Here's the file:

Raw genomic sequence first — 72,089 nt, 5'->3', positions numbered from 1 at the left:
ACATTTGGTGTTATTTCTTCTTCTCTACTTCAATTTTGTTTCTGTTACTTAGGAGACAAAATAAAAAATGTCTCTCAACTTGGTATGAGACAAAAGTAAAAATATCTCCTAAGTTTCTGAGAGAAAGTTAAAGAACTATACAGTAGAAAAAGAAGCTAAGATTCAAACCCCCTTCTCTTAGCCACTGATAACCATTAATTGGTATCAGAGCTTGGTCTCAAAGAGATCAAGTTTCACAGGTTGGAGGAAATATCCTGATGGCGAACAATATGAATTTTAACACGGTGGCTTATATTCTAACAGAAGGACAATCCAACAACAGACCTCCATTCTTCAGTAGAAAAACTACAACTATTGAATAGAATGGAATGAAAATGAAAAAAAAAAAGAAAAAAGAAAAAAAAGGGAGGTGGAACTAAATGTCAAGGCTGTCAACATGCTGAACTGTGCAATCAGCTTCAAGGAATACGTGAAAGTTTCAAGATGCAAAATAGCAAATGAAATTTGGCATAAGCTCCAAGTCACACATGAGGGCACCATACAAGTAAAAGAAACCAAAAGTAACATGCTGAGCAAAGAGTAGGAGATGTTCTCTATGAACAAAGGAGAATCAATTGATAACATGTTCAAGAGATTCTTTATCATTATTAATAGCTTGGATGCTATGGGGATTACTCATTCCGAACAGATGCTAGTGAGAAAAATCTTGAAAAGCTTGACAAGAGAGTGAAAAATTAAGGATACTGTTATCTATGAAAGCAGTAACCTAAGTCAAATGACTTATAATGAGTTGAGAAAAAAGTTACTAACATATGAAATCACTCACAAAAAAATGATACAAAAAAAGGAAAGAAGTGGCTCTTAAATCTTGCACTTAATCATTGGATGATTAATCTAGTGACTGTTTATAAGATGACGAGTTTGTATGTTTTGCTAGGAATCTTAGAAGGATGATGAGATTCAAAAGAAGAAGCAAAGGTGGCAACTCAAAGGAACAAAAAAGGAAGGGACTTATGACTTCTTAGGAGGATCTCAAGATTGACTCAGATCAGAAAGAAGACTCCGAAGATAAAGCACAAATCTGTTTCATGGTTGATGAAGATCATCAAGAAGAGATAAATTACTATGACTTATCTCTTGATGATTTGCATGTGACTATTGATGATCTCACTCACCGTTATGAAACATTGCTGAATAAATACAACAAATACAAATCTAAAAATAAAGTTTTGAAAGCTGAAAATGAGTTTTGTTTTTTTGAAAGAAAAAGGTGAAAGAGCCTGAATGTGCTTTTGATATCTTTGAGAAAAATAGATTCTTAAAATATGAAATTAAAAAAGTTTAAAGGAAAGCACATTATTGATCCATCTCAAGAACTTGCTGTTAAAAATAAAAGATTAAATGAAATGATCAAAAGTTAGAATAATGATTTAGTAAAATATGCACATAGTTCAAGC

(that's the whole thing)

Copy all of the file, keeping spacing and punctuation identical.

Raw genomic sequence first — 72,089 nt, 5'->3', positions numbered from 1 at the left:
ACATTTGGTGTTATTTCTTCTTCTCTACTTCAATTTTGTTTCTGTTACTTAGGAGACAAAATAAAAAATGTCTCTCAACTTGGTATGAGACAAAAGTAAAAATATCTCCTAAGTTTCTGAGAGAAAGTTAAAGAACTATACAGTAGAAAAAGAAGCTAAGATTCAAACCCCCTTCTCTTAGCCACTGATAACCATTAATTGGTATCAGAGCTTGGTCTCAAAGAGATCAAGTTTCACAGGTTGGAGGAAATATCCTGATGGCGAACAATATGAATTTTAACACGGTGGCTTATATTCTAACAGAAGGACAATCCAACAACAGACCTCCATTCTTCAGTAGAAAAACTACAACTATTGAATAGAATGGAATGAAAATGAAAAAAAAAAAGAAAAAAGAAAAAAAAGGGAGGTGGAACTAAATGTCAAGGCTGTCAACATGCTGAACTGTGCAATCAGCTTCAAGGAATACGTGAAAGTTTCAAGATGCAAAATAGCAAATGAAATTTGGCATAAGCTCCAAGTCACACATGAGGGCACCATACAAGTAAAAGAAACCAAAAGTAACATGCTGAGCAAAGAGTAGGAGATGTTCTCTATGAACAAAGGAGAATCAATTGATAACATGTTCAAGAGATTCTTTATCATTATTAATAGCTTGGATGCTATGGGGATTACTCATTCCGAACAGATGCTAGTGAGAAAAATCTTGAAAAGCTTGACAAGAGAGTGAAAAATTAAGGATACTGTTATCTATGAAAGCAGTAACCTAAGTCAAATGACTTATAATGAGTTGAGAAAAAAGTTACTAACATATGAAATCACTCACAAAAAAATGATACAAAAAAAGGAAAGAAGTGGCTCTTAAATCTTGCACTTAATCATTGGATGATTAATCTAGTGACTGTTTATAAGATGACGAGTTTGTATGTTTTGCTAGGAATCTTAGAAGGATGATGAGATTCAAAAGAAGAAGCAAAGGTGGCAACTCAAAGGAACAAAAAAGGAAGGGACTTATGACTTCTTAGGAGGATCTCAAGATTGACTCAGATCAGAAAGAAGACTCCGAAGATAAAGCACAAATCTGTTTCATGGTTGATGAAGATCATCAAGAAGAGATAAATTACTATGACTTATCTCTTGATGATTTGCATGTGACTATTGATGATCTCACTCACCGTTATGAAACATTGCTGAATAAATACAACAAATACAAATCTAAAAATAAAGTTTTGAAAGCTGAAAATGAGTTTTGTTTTTTTGAAAGAAAAAGGTGAAAGAGCCTGAATGTGCTTTTGATATCTTTGAGAAAAATAGATTCTTAAAATATGAAATTAAAAAAGTTTAAAGGAAAGCACATTATTGATCCATCTCAAGAACTTGCTGTTAAAAATAAAAGATTAAATGAAATGATCAAAAGTTAGAATAATGATTTAGTAAAATATGCACATAGTTCAAGC